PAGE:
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coaching points for line out lifting

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Introduction

Coaching points for Lineout lifting Improving the core skills is important to a player and the team. But players, no matter how high their arousal levels are will need some new ways of approaching the core skill to add variety to the practices and prevent the skill becoming tedious. But first, before attempting this skill, the muscles have to be warm and relaxed without any areas of tightness. All of this will prevent any form of injury occurring during any lineout jumping or lifting. 1. Selection Who should be lifted? A selection somatotypes should be involved being lifted, it's not just the second rows being the only jumpers. A Light and nimble player should be lifted at number two and a taller ectomorph at four. The number two jumper needs to be quick on their feet and be able to rise quickly to take a timed ball, which is thrown flat. Number four needs to get as high as possible, though not as quickly, because the ball is more likely to be lobbed. A flanker could be used as the front jumper. Who should lift? Again it may be worth ignoring the traditional combinations of props for lifters (front row) and considering what each numbered jumper needs. As number two needs a quick lift it would suit a shorter player, but certainly a strong, well co-ordinated lifter. ...read more.

Middle

The arms should be half raised, similar to that of a praying mantis, to give balance and avoid interference from the opposition. Leap like a ballerina, with the toes pointing down and the legs straight. The thrower: This doesn't always have to be the hooker. It is certainly worth trying out a few players because a great plan for the season ahead can easily disintegrate if the thrower gets injured at the start of the season and there is no one else to rely on. Lineout Glossary - Number two or front jumper - the first three players in the lineout form the two supporters and the front jumper in the middle. Number four and middle of the line jumper - though traditionally standing in the number four position, the middle jumper now moves around in the middle of the line between four and five and is supported by two players standing at either three, four, five or six. Flat ball - the thrower throws the ball on flat, fast trajectory, using timing and speed of the jumpers. Lob ball - the ball is thrown over the opposition. Can be used to exploit a particularly tall jumper. Front peel - when players catch and move the ball from the front of the lineout through the 5m channel between the lineout and the touchline. ...read more.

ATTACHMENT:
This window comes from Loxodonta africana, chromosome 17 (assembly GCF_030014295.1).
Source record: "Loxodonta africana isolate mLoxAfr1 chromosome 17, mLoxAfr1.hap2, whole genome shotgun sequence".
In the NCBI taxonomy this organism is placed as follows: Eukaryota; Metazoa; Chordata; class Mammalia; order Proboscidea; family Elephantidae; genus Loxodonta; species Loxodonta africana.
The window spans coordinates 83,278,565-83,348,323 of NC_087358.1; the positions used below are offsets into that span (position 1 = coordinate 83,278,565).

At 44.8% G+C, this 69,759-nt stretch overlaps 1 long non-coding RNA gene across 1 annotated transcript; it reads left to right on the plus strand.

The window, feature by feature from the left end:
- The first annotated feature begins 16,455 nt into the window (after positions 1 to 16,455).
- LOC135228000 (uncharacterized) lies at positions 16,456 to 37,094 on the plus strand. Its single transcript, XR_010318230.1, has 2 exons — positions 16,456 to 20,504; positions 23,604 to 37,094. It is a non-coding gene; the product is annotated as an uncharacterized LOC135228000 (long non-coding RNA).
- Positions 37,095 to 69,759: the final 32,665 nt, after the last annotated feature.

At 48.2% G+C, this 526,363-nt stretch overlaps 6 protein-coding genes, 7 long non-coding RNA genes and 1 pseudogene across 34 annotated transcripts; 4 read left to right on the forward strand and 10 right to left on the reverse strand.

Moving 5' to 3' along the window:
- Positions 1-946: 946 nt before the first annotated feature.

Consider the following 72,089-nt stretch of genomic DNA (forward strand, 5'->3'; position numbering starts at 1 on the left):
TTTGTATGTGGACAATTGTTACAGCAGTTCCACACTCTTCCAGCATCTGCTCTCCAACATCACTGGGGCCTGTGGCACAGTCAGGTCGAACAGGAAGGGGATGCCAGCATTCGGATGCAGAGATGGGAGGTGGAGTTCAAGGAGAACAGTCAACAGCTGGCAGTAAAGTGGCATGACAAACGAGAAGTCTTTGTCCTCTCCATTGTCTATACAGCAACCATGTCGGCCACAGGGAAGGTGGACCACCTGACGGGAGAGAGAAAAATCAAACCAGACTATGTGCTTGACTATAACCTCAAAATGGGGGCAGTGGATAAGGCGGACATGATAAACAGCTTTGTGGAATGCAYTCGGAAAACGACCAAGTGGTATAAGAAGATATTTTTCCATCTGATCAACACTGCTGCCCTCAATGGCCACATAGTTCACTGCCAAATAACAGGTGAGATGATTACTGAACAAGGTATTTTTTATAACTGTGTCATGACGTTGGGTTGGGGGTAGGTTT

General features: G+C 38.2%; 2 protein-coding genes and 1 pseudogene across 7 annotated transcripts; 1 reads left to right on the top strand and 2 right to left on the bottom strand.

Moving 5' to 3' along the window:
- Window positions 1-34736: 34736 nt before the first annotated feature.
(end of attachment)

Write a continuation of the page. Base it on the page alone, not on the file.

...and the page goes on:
Conclusion

* Reinforcement whether it be positive or negative (satisfiers and annoyers) this will either strengthen or weaken the players stimulus response bond. * Arrange the practice to be as close as possible to a game situation. To improve a thrower's lineout throw they can practise throwing the ball into hoops held up in the air by another player, and the thrower has to get them in the hoops. As training progresses and the performer becomes more accurate the hoop can get smaller and smaller then replace the hoop with actual jumpers and then opposition jumpers to increase the pressure. At this stage of learning feedback for the performer is extremely vital especially for a novice performer either cognitive or associative performers. The feedback needs to be specific and easily understood. The most common type of feedback which novice performers will receive is extrinsic feedback which can be received from a teacher/coach/the crowd and team mates. It is received via Perception, these are environmental cue's being picked up auditory or visually. Intrinsic feedback is given commonly to the elite performers which they will receive via proprioception this being kinaesthesis through the joints/ligaments/muscles and nerves or through equilibrium, these are autonomous performers. If performers are at their optimum arousal level then they will perform more efficiently and more likely to achieve success, the performer only concentrates on the most important environmental cue's. Cognitive performers perform better with lower arousal because they will become to anxious if their arousal levels are high and will have poor concentration and start to panic. ...read more.

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